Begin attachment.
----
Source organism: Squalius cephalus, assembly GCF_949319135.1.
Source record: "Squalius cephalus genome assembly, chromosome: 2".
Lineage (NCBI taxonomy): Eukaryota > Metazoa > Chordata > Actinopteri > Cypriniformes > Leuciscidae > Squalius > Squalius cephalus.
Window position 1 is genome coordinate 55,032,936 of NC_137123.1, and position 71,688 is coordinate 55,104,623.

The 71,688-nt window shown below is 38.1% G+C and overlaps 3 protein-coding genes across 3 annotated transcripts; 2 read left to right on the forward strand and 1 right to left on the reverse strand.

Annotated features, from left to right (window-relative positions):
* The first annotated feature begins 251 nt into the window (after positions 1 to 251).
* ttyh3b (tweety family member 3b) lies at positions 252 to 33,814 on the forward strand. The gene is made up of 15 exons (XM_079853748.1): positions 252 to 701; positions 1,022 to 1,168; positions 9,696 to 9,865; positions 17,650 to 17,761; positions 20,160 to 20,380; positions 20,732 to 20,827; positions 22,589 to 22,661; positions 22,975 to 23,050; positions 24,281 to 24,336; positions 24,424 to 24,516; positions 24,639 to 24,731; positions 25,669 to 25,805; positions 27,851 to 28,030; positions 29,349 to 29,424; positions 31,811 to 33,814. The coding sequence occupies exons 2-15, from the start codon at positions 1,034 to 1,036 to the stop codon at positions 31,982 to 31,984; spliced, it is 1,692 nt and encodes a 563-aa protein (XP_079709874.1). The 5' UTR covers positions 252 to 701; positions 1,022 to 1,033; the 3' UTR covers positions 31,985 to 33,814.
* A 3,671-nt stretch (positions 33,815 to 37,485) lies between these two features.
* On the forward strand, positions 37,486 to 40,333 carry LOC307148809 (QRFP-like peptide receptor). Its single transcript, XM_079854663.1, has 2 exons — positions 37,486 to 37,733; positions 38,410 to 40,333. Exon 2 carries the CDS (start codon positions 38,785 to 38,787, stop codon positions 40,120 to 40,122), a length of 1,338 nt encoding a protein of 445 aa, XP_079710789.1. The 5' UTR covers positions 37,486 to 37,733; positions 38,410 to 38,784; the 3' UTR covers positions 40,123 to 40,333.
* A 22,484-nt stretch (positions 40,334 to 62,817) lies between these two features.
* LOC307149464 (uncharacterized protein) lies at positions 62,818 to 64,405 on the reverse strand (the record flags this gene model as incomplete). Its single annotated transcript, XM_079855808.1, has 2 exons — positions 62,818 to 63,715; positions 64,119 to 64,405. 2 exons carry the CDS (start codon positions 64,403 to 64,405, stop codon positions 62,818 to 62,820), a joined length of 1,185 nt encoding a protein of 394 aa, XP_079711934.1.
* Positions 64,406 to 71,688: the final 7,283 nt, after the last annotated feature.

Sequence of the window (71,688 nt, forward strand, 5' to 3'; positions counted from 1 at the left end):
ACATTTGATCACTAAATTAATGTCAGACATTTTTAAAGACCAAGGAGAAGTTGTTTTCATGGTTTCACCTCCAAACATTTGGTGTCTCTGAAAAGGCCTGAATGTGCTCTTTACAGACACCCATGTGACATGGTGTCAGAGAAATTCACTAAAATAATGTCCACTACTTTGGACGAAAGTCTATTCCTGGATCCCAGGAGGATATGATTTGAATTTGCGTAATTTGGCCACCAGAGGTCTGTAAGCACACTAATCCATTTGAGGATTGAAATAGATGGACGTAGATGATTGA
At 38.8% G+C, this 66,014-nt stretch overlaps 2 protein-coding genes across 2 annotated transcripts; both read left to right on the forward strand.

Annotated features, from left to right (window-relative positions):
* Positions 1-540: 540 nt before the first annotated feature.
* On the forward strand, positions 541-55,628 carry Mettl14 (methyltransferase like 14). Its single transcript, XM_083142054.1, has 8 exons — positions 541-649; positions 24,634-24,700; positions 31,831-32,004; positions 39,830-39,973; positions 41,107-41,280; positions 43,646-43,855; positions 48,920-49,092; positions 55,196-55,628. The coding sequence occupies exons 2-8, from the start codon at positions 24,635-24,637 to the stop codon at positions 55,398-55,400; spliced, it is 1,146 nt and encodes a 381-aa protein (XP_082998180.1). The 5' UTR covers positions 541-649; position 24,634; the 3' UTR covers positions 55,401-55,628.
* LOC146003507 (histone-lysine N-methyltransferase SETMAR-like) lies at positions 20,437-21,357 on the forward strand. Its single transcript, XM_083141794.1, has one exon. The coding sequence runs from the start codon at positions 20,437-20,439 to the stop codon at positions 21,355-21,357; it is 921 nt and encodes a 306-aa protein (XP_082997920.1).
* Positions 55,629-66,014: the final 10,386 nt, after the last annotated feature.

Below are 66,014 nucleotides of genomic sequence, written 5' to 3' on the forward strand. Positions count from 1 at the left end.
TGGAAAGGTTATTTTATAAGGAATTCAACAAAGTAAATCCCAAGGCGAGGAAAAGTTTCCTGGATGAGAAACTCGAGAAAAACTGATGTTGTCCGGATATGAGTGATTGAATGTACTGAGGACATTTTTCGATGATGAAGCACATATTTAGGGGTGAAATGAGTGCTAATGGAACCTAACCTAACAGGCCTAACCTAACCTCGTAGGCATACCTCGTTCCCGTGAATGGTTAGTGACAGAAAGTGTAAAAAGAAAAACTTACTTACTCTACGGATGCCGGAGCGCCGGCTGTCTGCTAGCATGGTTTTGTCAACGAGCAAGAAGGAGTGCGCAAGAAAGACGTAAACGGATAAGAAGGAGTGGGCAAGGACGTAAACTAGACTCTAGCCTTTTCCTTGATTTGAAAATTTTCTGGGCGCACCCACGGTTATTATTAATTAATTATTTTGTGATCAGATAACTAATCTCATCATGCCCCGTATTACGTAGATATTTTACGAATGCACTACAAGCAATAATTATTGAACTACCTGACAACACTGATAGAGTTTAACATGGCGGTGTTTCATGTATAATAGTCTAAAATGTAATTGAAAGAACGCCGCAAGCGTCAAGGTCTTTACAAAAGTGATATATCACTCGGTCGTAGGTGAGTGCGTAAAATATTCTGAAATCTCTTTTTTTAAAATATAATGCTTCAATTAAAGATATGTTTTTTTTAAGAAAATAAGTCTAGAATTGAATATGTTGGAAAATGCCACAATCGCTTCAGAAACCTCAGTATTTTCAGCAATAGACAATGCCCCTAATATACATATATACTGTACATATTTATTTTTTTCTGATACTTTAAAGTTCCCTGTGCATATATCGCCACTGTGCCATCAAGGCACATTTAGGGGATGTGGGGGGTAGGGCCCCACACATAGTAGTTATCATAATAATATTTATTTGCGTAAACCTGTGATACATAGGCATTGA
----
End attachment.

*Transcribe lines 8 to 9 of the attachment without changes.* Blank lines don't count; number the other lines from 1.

* ttyh3b (tweety family member 3b) lies at positions 252 to 33,814 on the forward strand. The gene is made up of 15 exons (XM_079853748.1): positions 252 to 701; positions 1,022 to 1,168; positions 9,696 to 9,865; positions 17,650 to 17,761; positions 20,160 to 20,380; positions 20,732 to 20,827; positions 22,589 to 22,661; positions 22,975 to 23,050; positions 24,281 to 24,336; positions 24,424 to 24,516; positions 24,639 to 24,731; positions 25,669 to 25,805; positions 27,851 to 28,030; positions 29,349 to 29,424; positions 31,811 to 33,814. The coding sequence occupies exons 2-15, from the start codon at positions 1,034 to 1,036 to the stop codon at positions 31,982 to 31,984; spliced, it is 1,692 nt and encodes a 563-aa protein (XP_079709874.1). The 5' UTR covers positions 252 to 701; positions 1,022 to 1,033; the 3' UTR covers positions 31,985 to 33,814.
* A 3,671-nt stretch (positions 33,815 to 37,485) lies between these two features.